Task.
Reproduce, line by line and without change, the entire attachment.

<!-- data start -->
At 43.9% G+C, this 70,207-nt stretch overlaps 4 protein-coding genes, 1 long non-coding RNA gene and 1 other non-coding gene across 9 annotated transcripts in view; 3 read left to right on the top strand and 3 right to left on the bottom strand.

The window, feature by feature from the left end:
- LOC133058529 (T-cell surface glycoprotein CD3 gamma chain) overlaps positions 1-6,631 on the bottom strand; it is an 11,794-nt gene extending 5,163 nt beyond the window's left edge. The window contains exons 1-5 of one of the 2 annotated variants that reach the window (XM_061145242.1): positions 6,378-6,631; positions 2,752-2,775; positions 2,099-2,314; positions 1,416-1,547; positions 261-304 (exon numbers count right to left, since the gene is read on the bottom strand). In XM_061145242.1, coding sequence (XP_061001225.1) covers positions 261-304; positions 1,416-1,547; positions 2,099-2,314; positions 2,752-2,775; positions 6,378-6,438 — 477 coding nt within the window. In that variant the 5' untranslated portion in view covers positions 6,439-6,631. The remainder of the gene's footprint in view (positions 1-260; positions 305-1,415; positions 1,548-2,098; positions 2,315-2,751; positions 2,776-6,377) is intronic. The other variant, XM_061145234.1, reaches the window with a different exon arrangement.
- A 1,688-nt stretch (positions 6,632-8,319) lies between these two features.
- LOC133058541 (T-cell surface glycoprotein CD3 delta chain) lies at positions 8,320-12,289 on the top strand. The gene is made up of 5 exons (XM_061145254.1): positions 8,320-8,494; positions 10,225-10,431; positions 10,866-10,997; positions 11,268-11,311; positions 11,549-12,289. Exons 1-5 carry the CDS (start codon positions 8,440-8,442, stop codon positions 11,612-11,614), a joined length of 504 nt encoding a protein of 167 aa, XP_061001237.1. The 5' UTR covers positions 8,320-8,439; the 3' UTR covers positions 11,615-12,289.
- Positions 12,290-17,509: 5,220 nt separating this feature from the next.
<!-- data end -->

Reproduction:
At 43.9% G+C, this 70,207-nt stretch overlaps 4 protein-coding genes, 1 long non-coding RNA gene and 1 other non-coding gene across 9 annotated transcripts in view; 3 read left to right on the top strand and 3 right to left on the bottom strand.

The window, feature by feature from the left end:
- LOC133058529 (T-cell surface glycoprotein CD3 gamma chain) overlaps positions 1-6,631 on the bottom strand; it is an 11,794-nt gene extending 5,163 nt beyond the window's left edge. The window contains exons 1-5 of one of the 2 annotated variants that reach the window (XM_061145242.1): positions 6,378-6,631; positions 2,752-2,775; positions 2,099-2,314; positions 1,416-1,547; positions 261-304 (exon numbers count right to left, since the gene is read on the bottom strand). In XM_061145242.1, coding sequence (XP_061001225.1) covers positions 261-304; positions 1,416-1,547; positions 2,099-2,314; positions 2,752-2,775; positions 6,378-6,438 — 477 coding nt within the window. In that variant the 5' untranslated portion in view covers positions 6,439-6,631. The remainder of the gene's footprint in view (positions 1-260; positions 305-1,415; positions 1,548-2,098; positions 2,315-2,751; positions 2,776-6,377) is intronic. The other variant, XM_061145234.1, reaches the window with a different exon arrangement.
- A 1,688-nt stretch (positions 6,632-8,319) lies between these two features.
- LOC133058541 (T-cell surface glycoprotein CD3 delta chain) lies at positions 8,320-12,289 on the top strand. The gene is made up of 5 exons (XM_061145254.1): positions 8,320-8,494; positions 10,225-10,431; positions 10,866-10,997; positions 11,268-11,311; positions 11,549-12,289. Exons 1-5 carry the CDS (start codon positions 8,440-8,442, stop codon positions 11,612-11,614), a joined length of 504 nt encoding a protein of 167 aa, XP_061001237.1. The 5' UTR covers positions 8,320-8,439; the 3' UTR covers positions 11,615-12,289.
- Positions 12,290-17,509: 5,220 nt separating this feature from the next.